I wouldn't be surprised if Ford refreshes the design soon, just to encourage people to trade up to a new one, rather than for any functional reason. If that matters to you, you could wait, but the refreshed design itself will be replaced in a few years after that.

One advantage of being in production for a few years is that the parts which are the same as earlier T6 Rangers (the suspension, etc... not the engine and transmission) presumably have the bugs worked out. The engine is essentially the same as the Mustang and Focus, and the transmission is the same as the F-150, so there should be minimal "first year" issues with the 2019 Ranger.
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Old 01-08-2019, 04:39 PM   #11
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One thing I'd never considered - they said in the video is that a mid size truck (I guess like most cars as well) have narrower track than a full size truck/SUV which means in a well worn surface such as the right lane on many Interstates where the transports run a full size will track in those ruts unlike a midsize where you'd tend to wander.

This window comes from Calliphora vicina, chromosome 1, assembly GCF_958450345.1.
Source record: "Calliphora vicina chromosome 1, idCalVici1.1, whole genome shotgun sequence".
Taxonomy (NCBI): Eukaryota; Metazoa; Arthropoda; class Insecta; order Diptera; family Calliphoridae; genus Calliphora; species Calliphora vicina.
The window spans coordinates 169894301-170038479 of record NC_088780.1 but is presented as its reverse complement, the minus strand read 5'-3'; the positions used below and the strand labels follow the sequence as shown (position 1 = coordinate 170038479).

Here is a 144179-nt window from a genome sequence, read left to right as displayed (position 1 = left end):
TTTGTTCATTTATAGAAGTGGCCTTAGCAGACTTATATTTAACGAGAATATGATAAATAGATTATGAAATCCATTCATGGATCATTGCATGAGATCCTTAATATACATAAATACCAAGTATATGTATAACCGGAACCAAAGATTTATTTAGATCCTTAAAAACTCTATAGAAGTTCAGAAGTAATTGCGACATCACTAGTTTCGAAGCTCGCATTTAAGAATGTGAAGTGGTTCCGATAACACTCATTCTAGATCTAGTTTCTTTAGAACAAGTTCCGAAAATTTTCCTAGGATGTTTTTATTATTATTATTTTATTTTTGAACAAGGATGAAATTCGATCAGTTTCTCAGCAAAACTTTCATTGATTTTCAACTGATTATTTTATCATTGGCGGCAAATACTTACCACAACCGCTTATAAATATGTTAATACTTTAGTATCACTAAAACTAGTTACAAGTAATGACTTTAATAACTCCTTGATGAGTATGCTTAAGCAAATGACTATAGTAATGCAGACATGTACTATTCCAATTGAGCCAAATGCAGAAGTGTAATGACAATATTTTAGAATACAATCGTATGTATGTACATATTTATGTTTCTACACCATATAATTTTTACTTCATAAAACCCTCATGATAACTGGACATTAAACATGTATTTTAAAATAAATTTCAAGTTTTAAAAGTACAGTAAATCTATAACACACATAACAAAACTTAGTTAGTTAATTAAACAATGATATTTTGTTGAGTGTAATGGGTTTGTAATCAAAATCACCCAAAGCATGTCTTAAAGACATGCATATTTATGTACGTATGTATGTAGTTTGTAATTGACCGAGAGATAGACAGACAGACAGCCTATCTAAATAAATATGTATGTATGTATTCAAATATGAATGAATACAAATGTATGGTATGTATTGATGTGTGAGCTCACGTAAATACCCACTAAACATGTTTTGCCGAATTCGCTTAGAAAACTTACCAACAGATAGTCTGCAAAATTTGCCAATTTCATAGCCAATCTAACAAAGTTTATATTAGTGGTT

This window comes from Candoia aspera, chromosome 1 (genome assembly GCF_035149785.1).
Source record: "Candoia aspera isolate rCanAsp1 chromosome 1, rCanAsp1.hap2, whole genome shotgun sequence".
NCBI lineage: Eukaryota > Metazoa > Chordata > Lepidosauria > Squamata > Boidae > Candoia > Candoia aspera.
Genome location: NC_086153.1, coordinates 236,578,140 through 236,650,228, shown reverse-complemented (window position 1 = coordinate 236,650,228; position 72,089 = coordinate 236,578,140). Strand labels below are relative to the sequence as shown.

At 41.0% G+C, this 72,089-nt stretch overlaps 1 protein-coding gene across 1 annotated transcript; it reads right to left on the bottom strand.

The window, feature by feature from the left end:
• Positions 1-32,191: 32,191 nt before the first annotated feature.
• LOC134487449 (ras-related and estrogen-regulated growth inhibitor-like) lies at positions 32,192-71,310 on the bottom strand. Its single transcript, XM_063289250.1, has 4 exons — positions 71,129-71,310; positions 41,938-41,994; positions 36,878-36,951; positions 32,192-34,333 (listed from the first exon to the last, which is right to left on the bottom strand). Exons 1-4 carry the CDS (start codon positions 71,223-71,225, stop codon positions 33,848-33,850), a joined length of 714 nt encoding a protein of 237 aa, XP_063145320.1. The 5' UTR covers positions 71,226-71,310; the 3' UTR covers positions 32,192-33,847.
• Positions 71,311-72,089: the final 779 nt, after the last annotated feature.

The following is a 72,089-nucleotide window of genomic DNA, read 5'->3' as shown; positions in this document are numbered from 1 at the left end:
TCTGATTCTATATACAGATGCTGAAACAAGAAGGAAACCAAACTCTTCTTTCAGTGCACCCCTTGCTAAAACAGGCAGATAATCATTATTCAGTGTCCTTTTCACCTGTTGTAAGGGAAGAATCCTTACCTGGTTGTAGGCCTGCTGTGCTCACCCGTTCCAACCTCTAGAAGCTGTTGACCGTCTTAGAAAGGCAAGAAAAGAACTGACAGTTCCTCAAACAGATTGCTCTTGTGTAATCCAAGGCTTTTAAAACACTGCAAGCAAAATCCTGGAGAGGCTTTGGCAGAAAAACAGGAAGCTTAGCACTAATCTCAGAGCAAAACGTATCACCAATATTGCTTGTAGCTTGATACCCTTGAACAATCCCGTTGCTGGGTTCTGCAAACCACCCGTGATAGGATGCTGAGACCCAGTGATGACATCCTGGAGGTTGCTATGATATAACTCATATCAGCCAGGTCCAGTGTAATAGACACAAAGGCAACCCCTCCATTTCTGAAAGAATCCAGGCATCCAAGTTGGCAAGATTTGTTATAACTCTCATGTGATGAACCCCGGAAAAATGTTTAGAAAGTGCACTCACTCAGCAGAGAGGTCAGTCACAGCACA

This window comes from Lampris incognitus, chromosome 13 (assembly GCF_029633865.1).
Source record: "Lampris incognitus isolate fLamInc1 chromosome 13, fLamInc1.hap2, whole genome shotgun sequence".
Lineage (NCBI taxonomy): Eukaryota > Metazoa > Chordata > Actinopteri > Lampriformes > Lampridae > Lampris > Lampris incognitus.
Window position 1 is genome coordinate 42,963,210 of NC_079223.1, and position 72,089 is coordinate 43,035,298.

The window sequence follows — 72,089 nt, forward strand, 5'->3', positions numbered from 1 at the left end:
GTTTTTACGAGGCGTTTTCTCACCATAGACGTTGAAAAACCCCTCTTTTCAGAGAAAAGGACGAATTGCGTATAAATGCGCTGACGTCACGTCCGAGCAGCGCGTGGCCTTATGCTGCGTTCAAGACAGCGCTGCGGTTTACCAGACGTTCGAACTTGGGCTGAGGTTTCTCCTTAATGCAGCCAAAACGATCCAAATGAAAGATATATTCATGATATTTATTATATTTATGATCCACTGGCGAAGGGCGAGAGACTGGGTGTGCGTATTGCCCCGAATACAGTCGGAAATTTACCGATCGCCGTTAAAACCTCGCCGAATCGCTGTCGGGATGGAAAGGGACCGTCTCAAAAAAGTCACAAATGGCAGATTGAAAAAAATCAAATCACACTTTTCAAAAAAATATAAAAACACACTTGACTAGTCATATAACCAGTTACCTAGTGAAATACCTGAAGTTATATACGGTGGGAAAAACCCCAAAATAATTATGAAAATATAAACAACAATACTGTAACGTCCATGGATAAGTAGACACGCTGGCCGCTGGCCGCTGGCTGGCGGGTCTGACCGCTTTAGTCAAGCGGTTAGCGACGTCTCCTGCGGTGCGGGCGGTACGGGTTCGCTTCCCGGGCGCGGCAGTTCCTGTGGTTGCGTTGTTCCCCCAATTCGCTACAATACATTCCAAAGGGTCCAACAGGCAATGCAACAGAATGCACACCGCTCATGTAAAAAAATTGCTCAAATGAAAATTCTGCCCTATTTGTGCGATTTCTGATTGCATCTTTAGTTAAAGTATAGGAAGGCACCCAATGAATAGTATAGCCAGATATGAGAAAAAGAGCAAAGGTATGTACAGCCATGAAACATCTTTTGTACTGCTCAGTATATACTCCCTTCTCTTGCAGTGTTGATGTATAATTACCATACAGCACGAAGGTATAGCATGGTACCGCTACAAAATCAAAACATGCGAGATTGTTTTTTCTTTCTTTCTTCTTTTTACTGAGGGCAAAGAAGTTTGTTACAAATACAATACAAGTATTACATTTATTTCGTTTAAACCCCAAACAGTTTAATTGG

Is that really an issue? Even a full size pickup is much narrower than a big transport.
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Old 01-08-2019, 05:02 PM   #12
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I heard on the radio yesterday that the 4 door can only be had with a 5' bed and for a 6' you get 2 door. Between the tiny bed and the payload, they don't sound feasible for those of us with a 5.0TA.
The configuration details and specs are available on the Ford websites, but yes...

In an pickup, cab length, box length, and wheelbase are a tradeoff. The Ranger comes in only one wheelbase (126.8", essentially the same as an extended cab Colorado/Canyon) so if choose the longer cab (the SuperCrew) you get a 5 ft box; there is no option to get a longer wheelbase so you can have both the SuperCrew and the 6 ft box.